Do women really talk more than men?

According to researchers at The University of Texas at Austin, the commonly-held believe that women talk a lot more than men is a myth. An article I came across today gives details of the research, which discovered that both men and women use around 16,000 words per day on average.

Between 1998 and 2004, the researchers analysed the daily interactions of 400 university students from the USA and Mexico using unobtrusive digital recorders. The subjects were not aware when they were being recorded – the recorders were set to automatically record for 30 seconds every 12.5 minutes – and had no control over the recorders.

The exact averages were 16,215 words for women and 15,669 for men, so women do talk more, on average, than men, but the difference isn’t huge. The researchers also noticed significant individual variations with differences of up to 45,000 words a day between the most and least talkative people.

How many word do you think you use per day?

I wonder if any studies have been done to discover how many distinct words we use each day and how often we repeat ourselves.

This entry was posted in Language.

7 Responses to Do women really talk more than men?

  1. Polly says:

    With the increase in electronic communication, I’m not sure that verbal comm. is a good indicator anymore. E-mail has replaced much telephone conversation. Many also post on blogs and forums – sound familiar?. But, all that conversation isn’t recorded by studies like this.
    I remember once, that a woman pretending to be a man on some gaming site or something was spotted because of her above-average use of adjectives.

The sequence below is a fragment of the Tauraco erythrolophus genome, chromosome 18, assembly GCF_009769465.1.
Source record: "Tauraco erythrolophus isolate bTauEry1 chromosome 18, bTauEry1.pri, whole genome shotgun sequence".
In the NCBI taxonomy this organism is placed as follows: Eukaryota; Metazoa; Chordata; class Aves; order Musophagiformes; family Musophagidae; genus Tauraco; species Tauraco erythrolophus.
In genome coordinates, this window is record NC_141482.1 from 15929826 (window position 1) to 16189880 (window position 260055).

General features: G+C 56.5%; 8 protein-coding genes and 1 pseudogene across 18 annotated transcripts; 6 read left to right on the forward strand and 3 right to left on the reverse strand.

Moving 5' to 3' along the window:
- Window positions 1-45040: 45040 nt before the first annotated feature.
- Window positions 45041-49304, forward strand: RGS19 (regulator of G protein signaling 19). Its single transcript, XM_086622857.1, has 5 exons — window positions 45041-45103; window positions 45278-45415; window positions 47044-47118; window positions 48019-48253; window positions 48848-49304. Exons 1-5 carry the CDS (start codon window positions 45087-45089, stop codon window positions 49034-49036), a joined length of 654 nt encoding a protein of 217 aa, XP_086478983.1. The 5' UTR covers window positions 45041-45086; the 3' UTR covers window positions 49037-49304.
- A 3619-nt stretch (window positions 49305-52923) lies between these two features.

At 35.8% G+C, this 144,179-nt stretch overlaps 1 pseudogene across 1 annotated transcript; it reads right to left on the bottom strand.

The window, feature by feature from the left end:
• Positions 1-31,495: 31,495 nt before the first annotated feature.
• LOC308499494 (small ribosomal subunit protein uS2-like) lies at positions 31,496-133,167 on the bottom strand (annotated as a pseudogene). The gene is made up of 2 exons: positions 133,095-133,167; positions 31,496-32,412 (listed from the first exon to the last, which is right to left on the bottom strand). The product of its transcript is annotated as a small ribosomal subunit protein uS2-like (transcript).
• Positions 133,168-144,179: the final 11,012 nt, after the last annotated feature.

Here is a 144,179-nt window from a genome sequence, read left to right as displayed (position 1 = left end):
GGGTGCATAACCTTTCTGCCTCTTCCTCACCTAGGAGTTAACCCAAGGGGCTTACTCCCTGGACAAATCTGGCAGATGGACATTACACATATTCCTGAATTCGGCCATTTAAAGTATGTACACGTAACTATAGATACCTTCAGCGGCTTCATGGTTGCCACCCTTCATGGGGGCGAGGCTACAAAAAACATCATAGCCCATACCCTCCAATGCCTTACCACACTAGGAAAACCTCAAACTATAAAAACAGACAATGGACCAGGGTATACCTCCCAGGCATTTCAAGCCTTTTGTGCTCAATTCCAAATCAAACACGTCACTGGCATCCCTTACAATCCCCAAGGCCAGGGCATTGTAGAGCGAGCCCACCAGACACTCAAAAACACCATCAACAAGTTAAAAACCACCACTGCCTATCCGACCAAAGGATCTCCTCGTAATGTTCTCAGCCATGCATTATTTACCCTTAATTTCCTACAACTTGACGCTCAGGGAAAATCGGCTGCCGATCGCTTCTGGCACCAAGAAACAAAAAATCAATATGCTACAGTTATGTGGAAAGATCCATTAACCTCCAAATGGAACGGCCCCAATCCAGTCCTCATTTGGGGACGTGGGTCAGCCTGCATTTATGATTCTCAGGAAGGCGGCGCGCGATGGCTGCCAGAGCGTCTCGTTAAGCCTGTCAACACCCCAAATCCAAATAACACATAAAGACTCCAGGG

I’m not trying to say women talk more than men or vice-versa, just that technology is changing the parameters.

    As for me, I’m pretty sure I’m below average in verbal and average to above if you include electronic correspondence.

  2. Chibi says:

    I totally agree with Polly. Many of my friends and acquaintances I don’t know in real life; I only know them online, or I once knew them online, but they moved and my only contact with them is via Email or Facebook, etc. Therefore, my average spoken words per day is probably significantly lower than average, while my written words per day is probably a lot higher than average.

  3. Stuart says:

    I’m a little surprised that this has made the news really as it is not a new finding. I recall reading something along these lines in a book about sociolinguistics a couple of years ago and it was accepted amongst linguists that women and men do use about the same amount of words per day. The difference between the genders however is how they talk and what they talk about.

  4. P Terry Hunt says:

    This is the latest round in an ongoing (semi-) academic argument. In summary:

    # Proverbially, ‘women talk more than men’ (this corresponds to my own unscientific general [male] perception);
    # A number of scientific papers have been published both on male/female verbosity *in specific circumstances* (e.g. recordings of college students, of certain types of telephone conversations, etc), and on other matters pertaining to speech and brain structure/function;